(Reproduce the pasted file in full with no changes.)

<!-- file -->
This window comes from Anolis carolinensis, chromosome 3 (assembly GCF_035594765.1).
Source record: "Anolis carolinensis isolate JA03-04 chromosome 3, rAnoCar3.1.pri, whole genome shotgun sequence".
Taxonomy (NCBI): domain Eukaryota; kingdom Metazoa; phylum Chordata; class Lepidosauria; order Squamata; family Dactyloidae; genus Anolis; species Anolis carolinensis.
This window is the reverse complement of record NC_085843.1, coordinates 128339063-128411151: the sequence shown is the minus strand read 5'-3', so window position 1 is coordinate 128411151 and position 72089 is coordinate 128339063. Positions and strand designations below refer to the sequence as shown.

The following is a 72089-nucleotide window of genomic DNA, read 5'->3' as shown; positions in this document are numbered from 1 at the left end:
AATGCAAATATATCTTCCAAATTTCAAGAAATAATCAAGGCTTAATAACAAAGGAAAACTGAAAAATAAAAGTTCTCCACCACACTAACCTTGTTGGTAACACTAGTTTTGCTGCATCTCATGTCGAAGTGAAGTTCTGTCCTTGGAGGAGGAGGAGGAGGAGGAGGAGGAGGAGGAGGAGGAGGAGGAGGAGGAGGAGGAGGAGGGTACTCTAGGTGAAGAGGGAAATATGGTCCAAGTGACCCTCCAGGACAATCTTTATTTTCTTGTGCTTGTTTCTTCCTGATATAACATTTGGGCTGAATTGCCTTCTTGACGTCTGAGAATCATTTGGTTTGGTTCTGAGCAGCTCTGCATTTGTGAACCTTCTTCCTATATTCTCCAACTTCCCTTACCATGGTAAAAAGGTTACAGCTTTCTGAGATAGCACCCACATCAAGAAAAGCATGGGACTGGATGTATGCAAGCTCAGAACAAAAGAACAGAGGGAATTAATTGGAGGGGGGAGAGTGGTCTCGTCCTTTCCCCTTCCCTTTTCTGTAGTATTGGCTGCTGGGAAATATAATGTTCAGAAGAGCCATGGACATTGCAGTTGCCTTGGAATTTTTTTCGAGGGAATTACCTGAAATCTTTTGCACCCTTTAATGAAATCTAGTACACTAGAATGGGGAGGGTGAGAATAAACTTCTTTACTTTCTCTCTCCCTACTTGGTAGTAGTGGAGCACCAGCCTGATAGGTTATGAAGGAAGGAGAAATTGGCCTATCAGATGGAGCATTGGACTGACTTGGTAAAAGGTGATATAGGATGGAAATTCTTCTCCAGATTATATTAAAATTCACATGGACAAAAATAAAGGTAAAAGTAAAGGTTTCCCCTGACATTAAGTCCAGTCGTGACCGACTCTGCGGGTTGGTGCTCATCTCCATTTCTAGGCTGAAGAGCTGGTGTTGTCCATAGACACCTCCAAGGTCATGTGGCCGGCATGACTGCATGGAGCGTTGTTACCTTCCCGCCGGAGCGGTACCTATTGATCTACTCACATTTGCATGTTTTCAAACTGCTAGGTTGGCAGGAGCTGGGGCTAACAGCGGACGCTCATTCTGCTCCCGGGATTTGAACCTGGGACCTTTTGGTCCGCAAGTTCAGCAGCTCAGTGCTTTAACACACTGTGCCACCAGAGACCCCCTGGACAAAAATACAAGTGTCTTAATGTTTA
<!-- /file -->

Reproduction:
This window comes from Anolis carolinensis, chromosome 3 (assembly GCF_035594765.1).
Source record: "Anolis carolinensis isolate JA03-04 chromosome 3, rAnoCar3.1.pri, whole genome shotgun sequence".
Taxonomy (NCBI): domain Eukaryota; kingdom Metazoa; phylum Chordata; class Lepidosauria; order Squamata; family Dactyloidae; genus Anolis; species Anolis carolinensis.
This window is the reverse complement of record NC_085843.1, coordinates 128339063-128411151: the sequence shown is the minus strand read 5'-3', so window position 1 is coordinate 128411151 and position 72089 is coordinate 128339063. Positions and strand designations below refer to the sequence as shown.

The following is a 72089-nucleotide window of genomic DNA, read 5'->3' as shown; positions in this document are numbered from 1 at the left end:
AATGCAAATATATCTTCCAAATTTCAAGAAATAATCAAGGCTTAATAACAAAGGAAAACTGAAAAATAAAAGTTCTCCACCACACTAACCTTGTTGGTAACACTAGTTTTGCTGCATCTCATGTCGAAGTGAAGTTCTGTCCTTGGAGGAGGAGGAGGAGGAGGAGGAGGAGGAGGAGGAGGAGGAGGAGGAGGAGGAGGAGGAGGGTACTCTAGGTGAAGAGGGAAATATGGTCCAAGTGACCCTCCAGGACAATCTTTATTTTCTTGTGCTTGTTTCTTCCTGATATAACATTTGGGCTGAATTGCCTTCTTGACGTCTGAGAATCATTTGGTTTGGTTCTGAGCAGCTCTGCATTTGTGAACCTTCTTCCTATATTCTCCAACTTCCCTTACCATGGTAAAAAGGTTACAGCTTTCTGAGATAGCACCCACATCAAGAAAAGCATGGGACTGGATGTATGCAAGCTCAGAACAAAAGAACAGAGGGAATTAATTGGAGGGGGGAGAGTGGTCTCGTCCTTTCCCCTTCCCTTTTCTGTAGTATTGGCTGCTGGGAAATATAATGTTCAGAAGAGCCATGGACATTGCAGTTGCCTTGGAATTTTTTTCGAGGGAATTACCTGAAATCTTTTGCACCCTTTAATGAAATCTAGTACACTAGAATGGGGAGGGTGAGAATAAACTTCTTTACTTTCTCTCTCCCTACTTGGTAGTAGTGGAGCACCAGCCTGATAGGTTATGAAGGAAGGAGAAATTGGCCTATCAGATGGAGCATTGGACTGACTTGGTAAAAGGTGATATAGGATGGAAATTCTTCTCCAGATTATATTAAAATTCACATGGACAAAAATAAAGGTAAAAGTAAAGGTTTCCCCTGACATTAAGTCCAGTCGTGACCGACTCTGCGGGTTGGTGCTCATCTCCATTTCTAGGCTGAAGAGCTGGTGTTGTCCATAGACACCTCCAAGGTCATGTGGCCGGCATGACTGCATGGAGCGTTGTTACCTTCCCGCCGGAGCGGTACCTATTGATCTACTCACATTTGCATGTTTTCAAACTGCTAGGTTGGCAGGAGCTGGGGCTAACAGCGGACGCTCATTCTGCTCCCGGGATTTGAACCTGGGACCTTTTGGTCCGCAAGTTCAGCAGCTCAGTGCTTTAACACACTGTGCCACCAGAGACCCCCTGGACAAAAATACAAGTGTCTTAATGTTTA